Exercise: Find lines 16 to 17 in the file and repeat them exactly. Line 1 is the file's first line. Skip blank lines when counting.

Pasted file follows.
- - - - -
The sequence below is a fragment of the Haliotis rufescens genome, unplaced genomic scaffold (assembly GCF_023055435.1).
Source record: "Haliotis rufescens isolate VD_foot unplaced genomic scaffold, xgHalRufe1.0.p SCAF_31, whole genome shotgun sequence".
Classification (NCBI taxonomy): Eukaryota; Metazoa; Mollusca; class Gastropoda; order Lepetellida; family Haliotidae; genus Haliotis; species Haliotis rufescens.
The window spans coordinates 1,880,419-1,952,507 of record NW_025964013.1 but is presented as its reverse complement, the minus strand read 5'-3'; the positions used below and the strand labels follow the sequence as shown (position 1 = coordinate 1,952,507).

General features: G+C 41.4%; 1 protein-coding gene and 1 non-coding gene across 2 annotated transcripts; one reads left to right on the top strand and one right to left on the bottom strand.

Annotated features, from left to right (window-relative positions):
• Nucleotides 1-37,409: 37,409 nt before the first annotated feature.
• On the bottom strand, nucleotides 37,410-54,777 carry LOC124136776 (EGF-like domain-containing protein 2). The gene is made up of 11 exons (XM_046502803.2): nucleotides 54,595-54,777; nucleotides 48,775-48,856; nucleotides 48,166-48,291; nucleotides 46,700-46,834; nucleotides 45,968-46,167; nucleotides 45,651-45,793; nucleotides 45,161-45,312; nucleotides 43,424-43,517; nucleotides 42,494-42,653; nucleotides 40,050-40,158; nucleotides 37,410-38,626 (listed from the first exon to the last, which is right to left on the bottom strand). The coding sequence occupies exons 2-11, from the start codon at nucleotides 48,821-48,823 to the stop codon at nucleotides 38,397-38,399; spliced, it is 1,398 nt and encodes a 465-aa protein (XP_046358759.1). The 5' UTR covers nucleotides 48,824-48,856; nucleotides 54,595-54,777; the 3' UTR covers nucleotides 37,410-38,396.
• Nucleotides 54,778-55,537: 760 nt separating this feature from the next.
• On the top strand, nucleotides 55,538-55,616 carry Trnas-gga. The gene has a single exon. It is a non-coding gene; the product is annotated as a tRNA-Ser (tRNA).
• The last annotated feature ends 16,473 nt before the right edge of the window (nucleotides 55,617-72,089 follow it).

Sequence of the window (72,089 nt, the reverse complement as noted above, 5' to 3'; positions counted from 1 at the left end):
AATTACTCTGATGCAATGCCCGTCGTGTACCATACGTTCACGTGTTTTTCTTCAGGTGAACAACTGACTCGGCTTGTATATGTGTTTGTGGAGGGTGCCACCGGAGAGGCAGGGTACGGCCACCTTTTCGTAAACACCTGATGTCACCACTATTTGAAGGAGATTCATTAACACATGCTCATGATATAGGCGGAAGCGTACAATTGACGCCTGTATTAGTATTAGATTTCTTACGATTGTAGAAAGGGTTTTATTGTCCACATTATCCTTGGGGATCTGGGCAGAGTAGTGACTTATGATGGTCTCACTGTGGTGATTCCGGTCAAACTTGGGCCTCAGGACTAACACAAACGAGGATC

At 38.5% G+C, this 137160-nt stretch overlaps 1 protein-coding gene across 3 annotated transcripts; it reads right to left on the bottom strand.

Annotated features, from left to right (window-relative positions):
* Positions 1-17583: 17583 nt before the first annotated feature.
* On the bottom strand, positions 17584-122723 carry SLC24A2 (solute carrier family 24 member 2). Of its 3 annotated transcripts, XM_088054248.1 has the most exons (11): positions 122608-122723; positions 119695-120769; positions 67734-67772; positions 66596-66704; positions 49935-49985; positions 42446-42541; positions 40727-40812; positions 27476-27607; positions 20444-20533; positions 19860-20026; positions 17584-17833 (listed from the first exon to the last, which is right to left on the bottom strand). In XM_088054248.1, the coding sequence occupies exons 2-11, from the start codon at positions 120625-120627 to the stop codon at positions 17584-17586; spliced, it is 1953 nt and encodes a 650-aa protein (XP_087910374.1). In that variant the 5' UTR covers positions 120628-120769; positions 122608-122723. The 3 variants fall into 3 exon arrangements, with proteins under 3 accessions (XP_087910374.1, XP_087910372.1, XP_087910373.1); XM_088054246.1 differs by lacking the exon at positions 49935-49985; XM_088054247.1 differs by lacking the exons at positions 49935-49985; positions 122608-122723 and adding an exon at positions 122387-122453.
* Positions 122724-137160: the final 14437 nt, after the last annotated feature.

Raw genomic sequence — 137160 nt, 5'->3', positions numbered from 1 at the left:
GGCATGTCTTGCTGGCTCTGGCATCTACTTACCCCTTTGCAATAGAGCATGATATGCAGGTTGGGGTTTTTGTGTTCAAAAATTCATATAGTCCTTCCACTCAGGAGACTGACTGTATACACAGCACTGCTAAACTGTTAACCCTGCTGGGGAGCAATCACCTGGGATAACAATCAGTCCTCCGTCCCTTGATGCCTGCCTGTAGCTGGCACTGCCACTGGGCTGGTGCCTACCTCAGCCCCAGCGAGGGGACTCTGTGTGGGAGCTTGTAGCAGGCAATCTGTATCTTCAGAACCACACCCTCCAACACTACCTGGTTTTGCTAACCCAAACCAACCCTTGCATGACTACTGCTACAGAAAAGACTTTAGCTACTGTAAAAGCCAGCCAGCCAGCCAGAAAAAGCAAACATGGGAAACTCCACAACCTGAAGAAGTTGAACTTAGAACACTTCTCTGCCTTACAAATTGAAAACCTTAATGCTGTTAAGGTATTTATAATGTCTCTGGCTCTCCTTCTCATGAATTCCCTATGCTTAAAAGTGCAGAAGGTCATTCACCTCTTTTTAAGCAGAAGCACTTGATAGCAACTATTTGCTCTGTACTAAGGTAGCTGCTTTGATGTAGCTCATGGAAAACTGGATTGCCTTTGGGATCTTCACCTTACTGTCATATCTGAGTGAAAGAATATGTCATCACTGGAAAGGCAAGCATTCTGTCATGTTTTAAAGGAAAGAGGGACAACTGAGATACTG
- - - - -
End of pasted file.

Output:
* Positions 1-17583: 17583 nt before the first annotated feature.
* On the bottom strand, positions 17584-122723 carry SLC24A2 (solute carrier family 24 member 2). Of its 3 annotated transcripts, XM_088054248.1 has the most exons (11): positions 122608-122723; positions 119695-120769; positions 67734-67772; positions 66596-66704; positions 49935-49985; positions 42446-42541; positions 40727-40812; positions 27476-27607; positions 20444-20533; positions 19860-20026; positions 17584-17833 (listed from the first exon to the last, which is right to left on the bottom strand). In XM_088054248.1, the coding sequence occupies exons 2-11, from the start codon at positions 120625-120627 to the stop codon at positions 17584-17586; spliced, it is 1953 nt and encodes a 650-aa protein (XP_087910374.1). In that variant the 5' UTR covers positions 120628-120769; positions 122608-122723. The 3 variants fall into 3 exon arrangements, with proteins under 3 accessions (XP_087910374.1, XP_087910372.1, XP_087910373.1); XM_088054246.1 differs by lacking the exon at positions 49935-49985; XM_088054247.1 differs by lacking the exons at positions 49935-49985; positions 122608-122723 and adding an exon at positions 122387-122453.